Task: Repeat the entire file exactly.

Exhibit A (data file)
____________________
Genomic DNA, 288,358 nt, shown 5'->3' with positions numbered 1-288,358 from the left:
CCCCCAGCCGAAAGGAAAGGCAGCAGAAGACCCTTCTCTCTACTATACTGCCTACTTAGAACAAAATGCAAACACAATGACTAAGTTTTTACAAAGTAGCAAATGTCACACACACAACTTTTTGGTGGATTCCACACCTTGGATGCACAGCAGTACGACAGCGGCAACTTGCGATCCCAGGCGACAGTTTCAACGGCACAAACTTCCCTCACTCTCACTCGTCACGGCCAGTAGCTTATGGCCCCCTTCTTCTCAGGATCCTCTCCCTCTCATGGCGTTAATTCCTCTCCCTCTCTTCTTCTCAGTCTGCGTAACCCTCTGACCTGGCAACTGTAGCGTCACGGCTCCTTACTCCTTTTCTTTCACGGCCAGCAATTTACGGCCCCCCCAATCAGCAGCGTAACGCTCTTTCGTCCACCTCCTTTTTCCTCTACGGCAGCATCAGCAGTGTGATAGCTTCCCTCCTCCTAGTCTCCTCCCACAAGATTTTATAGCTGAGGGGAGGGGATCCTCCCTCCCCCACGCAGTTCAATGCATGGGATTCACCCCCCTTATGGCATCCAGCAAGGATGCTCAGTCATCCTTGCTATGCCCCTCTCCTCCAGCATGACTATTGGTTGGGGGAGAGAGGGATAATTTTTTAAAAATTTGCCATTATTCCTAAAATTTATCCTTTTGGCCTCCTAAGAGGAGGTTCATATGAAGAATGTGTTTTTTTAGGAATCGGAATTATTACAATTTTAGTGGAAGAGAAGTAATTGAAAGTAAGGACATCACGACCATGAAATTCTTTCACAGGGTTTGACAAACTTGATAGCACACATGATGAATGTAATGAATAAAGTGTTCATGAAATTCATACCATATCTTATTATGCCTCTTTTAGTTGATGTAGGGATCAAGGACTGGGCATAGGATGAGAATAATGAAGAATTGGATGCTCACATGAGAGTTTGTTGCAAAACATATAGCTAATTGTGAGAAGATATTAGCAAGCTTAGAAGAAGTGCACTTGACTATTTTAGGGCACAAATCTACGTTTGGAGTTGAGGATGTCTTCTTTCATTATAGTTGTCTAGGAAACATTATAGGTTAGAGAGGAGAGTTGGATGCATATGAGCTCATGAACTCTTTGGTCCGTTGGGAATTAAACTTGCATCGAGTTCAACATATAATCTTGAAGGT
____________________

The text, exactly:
Genomic DNA, 288,358 nt, shown 5'->3' with positions numbered 1-288,358 from the left:
CCCCCAGCCGAAAGGAAAGGCAGCAGAAGACCCTTCTCTCTACTATACTGCCTACTTAGAACAAAATGCAAACACAATGACTAAGTTTTTACAAAGTAGCAAATGTCACACACACAACTTTTTGGTGGATTCCACACCTTGGATGCACAGCAGTACGACAGCGGCAACTTGCGATCCCAGGCGACAGTTTCAACGGCACAAACTTCCCTCACTCTCACTCGTCACGGCCAGTAGCTTATGGCCCCCTTCTTCTCAGGATCCTCTCCCTCTCATGGCGTTAATTCCTCTCCCTCTCTTCTTCTCAGTCTGCGTAACCCTCTGACCTGGCAACTGTAGCGTCACGGCTCCTTACTCCTTTTCTTTCACGGCCAGCAATTTACGGCCCCCCCAATCAGCAGCGTAACGCTCTTTCGTCCACCTCCTTTTTCCTCTACGGCAGCATCAGCAGTGTGATAGCTTCCCTCCTCCTAGTCTCCTCCCACAAGATTTTATAGCTGAGGGGAGGGGATCCTCCCTCCCCCACGCAGTTCAATGCATGGGATTCACCCCCCTTATGGCATCCAGCAAGGATGCTCAGTCATCCTTGCTATGCCCCTCTCCTCCAGCATGACTATTGGTTGGGGGAGAGAGGGATAATTTTTTAAAAATTTGCCATTATTCCTAAAATTTATCCTTTTGGCCTCCTAAGAGGAGGTTCATATGAAGAATGTGTTTTTTTAGGAATCGGAATTATTACAATTTTAGTGGAAGAGAAGTAATTGAAAGTAAGGACATCACGACCATGAAATTCTTTCACAGGGTTTGACAAACTTGATAGCACACATGATGAATGTAATGAATAAAGTGTTCATGAAATTCATACCATATCTTATTATGCCTCTTTTAGTTGATGTAGGGATCAAGGACTGGGCATAGGATGAGAATAATGAAGAATTGGATGCTCACATGAGAGTTTGTTGCAAAACATATAGCTAATTGTGAGAAGATATTAGCAAGCTTAGAAGAAGTGCACTTGACTATTTTAGGGCACAAATCTACGTTTGGAGTTGAGGATGTCTTCTTTCATTATAGTTGTCTAGGAAACATTATAGGTTAGAGAGGAGAGTTGGATGCATATGAGCTCATGAACTCTTTGGTCCGTTGGGAATTAAACTTGCATCGAGTTCAACATATAATCTTGAAGGT